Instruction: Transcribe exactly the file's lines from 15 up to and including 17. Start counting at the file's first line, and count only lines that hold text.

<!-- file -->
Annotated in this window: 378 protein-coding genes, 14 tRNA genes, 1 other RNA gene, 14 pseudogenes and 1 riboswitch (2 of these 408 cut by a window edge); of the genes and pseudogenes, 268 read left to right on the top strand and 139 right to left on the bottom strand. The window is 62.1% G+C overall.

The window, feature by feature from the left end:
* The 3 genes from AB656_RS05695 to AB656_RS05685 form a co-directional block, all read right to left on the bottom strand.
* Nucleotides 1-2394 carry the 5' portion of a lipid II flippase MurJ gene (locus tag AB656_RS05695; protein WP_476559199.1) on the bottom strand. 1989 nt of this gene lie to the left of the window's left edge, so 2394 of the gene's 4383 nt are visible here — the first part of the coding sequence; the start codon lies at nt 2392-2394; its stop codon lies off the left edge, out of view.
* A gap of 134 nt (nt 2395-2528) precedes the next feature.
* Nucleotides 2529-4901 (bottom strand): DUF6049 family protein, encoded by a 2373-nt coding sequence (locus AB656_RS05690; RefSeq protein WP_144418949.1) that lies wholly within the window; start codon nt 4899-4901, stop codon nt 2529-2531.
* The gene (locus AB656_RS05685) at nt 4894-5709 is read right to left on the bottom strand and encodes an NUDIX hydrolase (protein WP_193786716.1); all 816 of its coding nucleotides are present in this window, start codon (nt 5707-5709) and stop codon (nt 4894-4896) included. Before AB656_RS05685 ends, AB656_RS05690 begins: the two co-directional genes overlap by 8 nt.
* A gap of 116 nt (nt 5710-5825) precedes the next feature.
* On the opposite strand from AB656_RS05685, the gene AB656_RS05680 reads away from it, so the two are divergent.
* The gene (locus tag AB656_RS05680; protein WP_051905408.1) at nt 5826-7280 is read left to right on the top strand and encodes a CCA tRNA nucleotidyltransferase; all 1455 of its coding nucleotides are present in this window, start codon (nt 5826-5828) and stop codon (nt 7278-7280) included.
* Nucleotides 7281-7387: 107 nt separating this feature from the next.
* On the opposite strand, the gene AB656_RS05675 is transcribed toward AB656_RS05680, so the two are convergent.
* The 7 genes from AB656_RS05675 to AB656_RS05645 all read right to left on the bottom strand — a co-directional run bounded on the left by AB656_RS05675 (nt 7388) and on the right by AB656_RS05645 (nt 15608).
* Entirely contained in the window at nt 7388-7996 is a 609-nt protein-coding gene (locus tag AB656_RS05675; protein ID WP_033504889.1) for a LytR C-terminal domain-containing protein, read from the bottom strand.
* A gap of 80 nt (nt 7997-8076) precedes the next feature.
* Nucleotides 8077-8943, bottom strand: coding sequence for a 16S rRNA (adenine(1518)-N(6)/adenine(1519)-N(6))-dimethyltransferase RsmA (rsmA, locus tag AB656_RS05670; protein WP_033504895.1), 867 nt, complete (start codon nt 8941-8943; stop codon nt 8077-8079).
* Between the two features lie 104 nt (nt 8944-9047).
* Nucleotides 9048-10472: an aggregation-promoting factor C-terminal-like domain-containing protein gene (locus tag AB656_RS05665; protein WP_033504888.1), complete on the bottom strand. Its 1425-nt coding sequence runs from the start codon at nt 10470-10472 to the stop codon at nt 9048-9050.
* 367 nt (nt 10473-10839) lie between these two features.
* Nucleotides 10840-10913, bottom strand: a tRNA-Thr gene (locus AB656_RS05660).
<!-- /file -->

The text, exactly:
* A gap of 80 nt (nt 7997-8076) precedes the next feature.
* Nucleotides 8077-8943, bottom strand: coding sequence for a 16S rRNA (adenine(1518)-N(6)/adenine(1519)-N(6))-dimethyltransferase RsmA (rsmA, locus tag AB656_RS05670; protein WP_033504895.1), 867 nt, complete (start codon nt 8941-8943; stop codon nt 8077-8079).
* Between the two features lie 104 nt (nt 8944-9047).